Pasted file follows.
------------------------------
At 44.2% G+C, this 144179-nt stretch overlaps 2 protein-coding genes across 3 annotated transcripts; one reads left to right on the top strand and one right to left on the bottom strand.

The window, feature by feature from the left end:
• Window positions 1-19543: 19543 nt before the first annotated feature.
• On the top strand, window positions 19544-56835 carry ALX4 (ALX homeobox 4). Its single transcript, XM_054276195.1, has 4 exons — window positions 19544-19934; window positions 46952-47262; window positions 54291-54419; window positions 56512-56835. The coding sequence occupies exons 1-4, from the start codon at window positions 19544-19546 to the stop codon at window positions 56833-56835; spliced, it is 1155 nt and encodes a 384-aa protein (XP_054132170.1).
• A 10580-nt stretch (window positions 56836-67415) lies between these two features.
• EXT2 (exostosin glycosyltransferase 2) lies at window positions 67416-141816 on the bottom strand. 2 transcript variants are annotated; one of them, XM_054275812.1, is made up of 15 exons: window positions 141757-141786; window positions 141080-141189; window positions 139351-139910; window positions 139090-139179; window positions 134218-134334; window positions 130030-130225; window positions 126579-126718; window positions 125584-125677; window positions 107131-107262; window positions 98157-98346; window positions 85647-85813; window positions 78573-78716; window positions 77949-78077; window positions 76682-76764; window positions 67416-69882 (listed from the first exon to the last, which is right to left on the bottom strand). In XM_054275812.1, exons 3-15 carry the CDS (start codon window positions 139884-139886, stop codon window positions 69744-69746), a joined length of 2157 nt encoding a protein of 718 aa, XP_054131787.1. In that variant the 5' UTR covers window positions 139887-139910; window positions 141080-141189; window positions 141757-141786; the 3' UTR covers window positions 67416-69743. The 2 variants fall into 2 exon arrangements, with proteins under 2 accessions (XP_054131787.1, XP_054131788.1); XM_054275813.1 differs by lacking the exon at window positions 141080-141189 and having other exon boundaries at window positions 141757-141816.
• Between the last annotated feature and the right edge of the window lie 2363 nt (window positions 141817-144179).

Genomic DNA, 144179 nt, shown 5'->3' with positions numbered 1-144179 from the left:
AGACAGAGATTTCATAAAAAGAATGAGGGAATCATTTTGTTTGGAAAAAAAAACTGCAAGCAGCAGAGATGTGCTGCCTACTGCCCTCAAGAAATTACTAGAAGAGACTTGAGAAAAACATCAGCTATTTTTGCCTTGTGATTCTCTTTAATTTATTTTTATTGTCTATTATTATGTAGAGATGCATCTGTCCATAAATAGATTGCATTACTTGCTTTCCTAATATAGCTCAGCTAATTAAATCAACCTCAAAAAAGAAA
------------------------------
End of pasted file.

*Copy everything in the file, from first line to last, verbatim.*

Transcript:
At 44.2% G+C, this 144179-nt stretch overlaps 2 protein-coding genes across 3 annotated transcripts; one reads left to right on the top strand and one right to left on the bottom strand.

The window, feature by feature from the left end:
• Window positions 1-19543: 19543 nt before the first annotated feature.
• On the top strand, window positions 19544-56835 carry ALX4 (ALX homeobox 4). Its single transcript, XM_054276195.1, has 4 exons — window positions 19544-19934; window positions 46952-47262; window positions 54291-54419; window positions 56512-56835. The coding sequence occupies exons 1-4, from the start codon at window positions 19544-19546 to the stop codon at window positions 56833-56835; spliced, it is 1155 nt and encodes a 384-aa protein (XP_054132170.1).
• A 10580-nt stretch (window positions 56836-67415) lies between these two features.
• EXT2 (exostosin glycosyltransferase 2) lies at window positions 67416-141816 on the bottom strand. 2 transcript variants are annotated; one of them, XM_054275812.1, is made up of 15 exons: window positions 141757-141786; window positions 141080-141189; window positions 139351-139910; window positions 139090-139179; window positions 134218-134334; window positions 130030-130225; window positions 126579-126718; window positions 125584-125677; window positions 107131-107262; window positions 98157-98346; window positions 85647-85813; window positions 78573-78716; window positions 77949-78077; window positions 76682-76764; window positions 67416-69882 (listed from the first exon to the last, which is right to left on the bottom strand). In XM_054275812.1, exons 3-15 carry the CDS (start codon window positions 139884-139886, stop codon window positions 69744-69746), a joined length of 2157 nt encoding a protein of 718 aa, XP_054131787.1. In that variant the 5' UTR covers window positions 139887-139910; window positions 141080-141189; window positions 141757-141786; the 3' UTR covers window positions 67416-69743. The 2 variants fall into 2 exon arrangements, with proteins under 2 accessions (XP_054131787.1, XP_054131788.1); XM_054275813.1 differs by lacking the exon at window positions 141080-141189 and having other exon boundaries at window positions 141757-141816.
• Between the last annotated feature and the right edge of the window lie 2363 nt (window positions 141817-144179).

Genomic DNA, 144179 nt, shown 5'->3' with positions numbered 1-144179 from the left:
AGACAGAGATTTCATAAAAAGAATGAGGGAATCATTTTGTTTGGAAAAAAAAACTGCAAGCAGCAGAGATGTGCTGCCTACTGCCCTCAAGAAATTACTAGAAGAGACTTGAGAAAAACATCAGCTATTTTTGCCTTGTGATTCTCTTTAATTTATTTTTATTGTCTATTATTATGTAGAGATGCATCTGTCCATAAATAGATTGCATTACTTGCTTTCCTAATATAGCTCAGCTAATTAAATCAACCTCAAAAAAGAAA